Hospices Can Now Apply to Primary Care First Direct Contracting Models

Hospice and palliative care providers may now apply to participate in the direct contracting payment models that exist under the auspices of the U.S. Centers for Medicare & Medicaid Services’ (CMS) Primary Care First Initiative.

The direct contracting options include three voluntary payment models that are designed to help CMS and health care providers reduce the cost of care and improve quality within Medicare fee-for-service programs. The models adapt and integrate concepts from other CMS programs such as Accountable Care Organizations, the Medicare Shared Savings Program, and Medicare Advantage, as well as strategies used in the private sector.

“This is if you are a practice that is willing to take some risk and take full responsibility for a population, patients and practice size, structure, payment model, and cost benchmarking,” said Eric De Jonge, M.D., chief of Geriatrics for Capital Caring during a presentation at the Coalition to Transform Advanced Care (C-TAC) National Summit. 


The first of the three direct contracting models is the Professional option. Within this model, providers would accept the risk for 50% of shared savings or losses for all Medicare Part A or Part B services for patients that fit the Primary Care First eligibility requirements. Organizations working in this model would receive a risk-adjusted monthly payment for primary care services equivalent to 7% of the total cost of care.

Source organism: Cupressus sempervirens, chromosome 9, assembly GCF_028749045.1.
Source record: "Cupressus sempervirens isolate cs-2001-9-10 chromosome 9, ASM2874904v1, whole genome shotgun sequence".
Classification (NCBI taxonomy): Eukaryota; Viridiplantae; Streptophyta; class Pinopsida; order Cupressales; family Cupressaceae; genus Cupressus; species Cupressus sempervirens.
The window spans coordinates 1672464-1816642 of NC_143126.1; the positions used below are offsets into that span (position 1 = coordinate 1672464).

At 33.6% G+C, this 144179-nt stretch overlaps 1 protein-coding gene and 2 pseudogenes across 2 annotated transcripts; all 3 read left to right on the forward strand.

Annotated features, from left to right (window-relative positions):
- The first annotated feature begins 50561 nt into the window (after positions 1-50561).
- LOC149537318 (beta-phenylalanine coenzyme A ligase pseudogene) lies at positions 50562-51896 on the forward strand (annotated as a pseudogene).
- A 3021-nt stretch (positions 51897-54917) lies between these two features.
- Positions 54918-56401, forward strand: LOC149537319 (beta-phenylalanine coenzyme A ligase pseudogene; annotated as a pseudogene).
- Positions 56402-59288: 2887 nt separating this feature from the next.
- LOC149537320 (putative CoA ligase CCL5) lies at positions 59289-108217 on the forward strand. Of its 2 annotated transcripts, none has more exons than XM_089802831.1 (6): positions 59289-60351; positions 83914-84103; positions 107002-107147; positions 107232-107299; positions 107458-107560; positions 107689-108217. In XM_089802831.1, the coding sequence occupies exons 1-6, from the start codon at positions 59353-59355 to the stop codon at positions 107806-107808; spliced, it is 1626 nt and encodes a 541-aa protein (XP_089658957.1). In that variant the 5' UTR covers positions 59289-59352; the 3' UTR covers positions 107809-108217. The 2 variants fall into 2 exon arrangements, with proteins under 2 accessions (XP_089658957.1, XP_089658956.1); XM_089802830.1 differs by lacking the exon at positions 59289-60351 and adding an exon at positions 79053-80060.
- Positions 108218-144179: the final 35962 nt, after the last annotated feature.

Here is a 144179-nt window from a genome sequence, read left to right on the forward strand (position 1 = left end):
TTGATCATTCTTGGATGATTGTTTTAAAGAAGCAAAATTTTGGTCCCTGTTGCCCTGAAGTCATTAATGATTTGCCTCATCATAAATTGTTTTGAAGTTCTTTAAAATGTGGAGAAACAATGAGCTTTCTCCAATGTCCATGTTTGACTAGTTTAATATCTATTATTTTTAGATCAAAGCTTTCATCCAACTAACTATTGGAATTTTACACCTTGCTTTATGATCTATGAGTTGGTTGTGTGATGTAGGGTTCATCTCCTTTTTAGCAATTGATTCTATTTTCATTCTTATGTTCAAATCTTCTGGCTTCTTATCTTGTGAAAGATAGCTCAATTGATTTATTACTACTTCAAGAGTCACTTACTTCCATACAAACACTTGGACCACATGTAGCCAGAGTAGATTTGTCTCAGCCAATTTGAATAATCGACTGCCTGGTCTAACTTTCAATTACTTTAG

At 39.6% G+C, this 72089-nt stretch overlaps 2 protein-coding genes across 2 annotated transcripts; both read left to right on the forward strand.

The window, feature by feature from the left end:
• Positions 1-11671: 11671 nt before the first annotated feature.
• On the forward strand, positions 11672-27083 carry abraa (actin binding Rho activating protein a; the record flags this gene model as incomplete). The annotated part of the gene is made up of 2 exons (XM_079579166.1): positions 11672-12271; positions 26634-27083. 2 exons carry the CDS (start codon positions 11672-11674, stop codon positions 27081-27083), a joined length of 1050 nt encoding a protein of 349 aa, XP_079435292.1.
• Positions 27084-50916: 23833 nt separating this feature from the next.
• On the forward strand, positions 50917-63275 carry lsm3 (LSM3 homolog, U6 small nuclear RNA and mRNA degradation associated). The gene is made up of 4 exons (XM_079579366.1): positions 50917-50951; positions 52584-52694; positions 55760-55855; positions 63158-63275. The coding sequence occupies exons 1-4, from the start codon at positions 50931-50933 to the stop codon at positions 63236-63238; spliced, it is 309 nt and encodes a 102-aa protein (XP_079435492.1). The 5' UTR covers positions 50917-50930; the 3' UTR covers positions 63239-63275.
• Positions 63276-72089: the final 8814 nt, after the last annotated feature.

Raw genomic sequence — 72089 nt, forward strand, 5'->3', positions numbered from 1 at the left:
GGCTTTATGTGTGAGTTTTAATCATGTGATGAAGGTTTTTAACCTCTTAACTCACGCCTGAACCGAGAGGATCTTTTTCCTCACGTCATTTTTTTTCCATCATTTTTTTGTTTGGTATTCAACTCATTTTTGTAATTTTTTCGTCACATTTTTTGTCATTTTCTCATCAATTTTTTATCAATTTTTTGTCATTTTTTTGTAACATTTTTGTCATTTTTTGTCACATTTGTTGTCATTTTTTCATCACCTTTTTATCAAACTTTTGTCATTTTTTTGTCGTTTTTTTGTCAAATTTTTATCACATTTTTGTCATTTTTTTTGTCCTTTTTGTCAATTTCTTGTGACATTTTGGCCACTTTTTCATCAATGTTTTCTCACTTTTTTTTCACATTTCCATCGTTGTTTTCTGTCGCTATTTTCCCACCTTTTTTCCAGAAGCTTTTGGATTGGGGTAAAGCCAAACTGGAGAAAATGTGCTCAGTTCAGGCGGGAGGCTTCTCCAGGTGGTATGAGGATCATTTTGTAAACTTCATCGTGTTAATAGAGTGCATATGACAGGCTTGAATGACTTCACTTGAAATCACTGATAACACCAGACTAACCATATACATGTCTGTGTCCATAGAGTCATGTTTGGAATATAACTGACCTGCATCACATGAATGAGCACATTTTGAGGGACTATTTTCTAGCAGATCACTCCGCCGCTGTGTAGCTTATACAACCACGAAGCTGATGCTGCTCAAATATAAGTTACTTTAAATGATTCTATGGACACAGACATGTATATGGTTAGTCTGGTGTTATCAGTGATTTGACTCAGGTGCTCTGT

“For example, if your total costs, or expected costs, are $20,000 per patient, you would get 7% of that, about $140 a month. Plus, you would get to keep 50% of any of the savings,” De Jonge said during the presentation. “So your upside is greater, and your monthly payment might be in the ballpark of $150 to $200 a month.”

Also under the direct contracting rubric is the Geographic option, in which contracted providers would accept 100% of the risk of shared savings or losses on the total cost of care for a particular geographic area. Within this program is a voluntary Total Care Capitation option, which includes a capitated, risk-adjusted payment for all services the contracted agency provides, as well as preferred providers who have contractual relationships with the contracted agency, such as a hospice that contracts with a primary care practice to provide services to eligible patients under their care.


CMS would select agencies to participate in the Geographic option through a competitive bidding process and would have to offer CMS a specified discount on the cost of care for the patient population in the designated region.

Finally, providers have the Global option. Within this model, providers would also bear 100% of the risk associated with eligible patients. Contracted agencies would have to choose between a Total Care Capitation option or a Primary Care Capitation option. Similar to the Professional direct contracting option, this would be a capitated, risk-adjusted monthly payment for enhanced primary care services equal to 7% of the total cost of care.

Initially, CMS announced that providers would have to serve 5,000 patients or more to be eligible to participate in direct contracting. However, CMS is working on a so far unannounced a “complex track” that would allow smaller organizations to get involved, De Jonge said in the conference session. This forthcoming track could include organizations with fewer than 1,000 patients.

Some have cautioned providers, smaller organizations in particular, that operating within these programs may be easier said than done, especially during the program’s early days.

“There is a lot of complexity to getting this right, particularly in direct contracting where there is a big downside [due to the level of risk],” Kristopher Smith, M.D., senior vice president for population health clinical transformation at Northwell Health, during the C-TAC Summit presentation. “I think you got to be really, really careful before jumping in. I might even recommend if when they come out they say you can participate in year two you might stand on the sideline for year one while they work out the details.”

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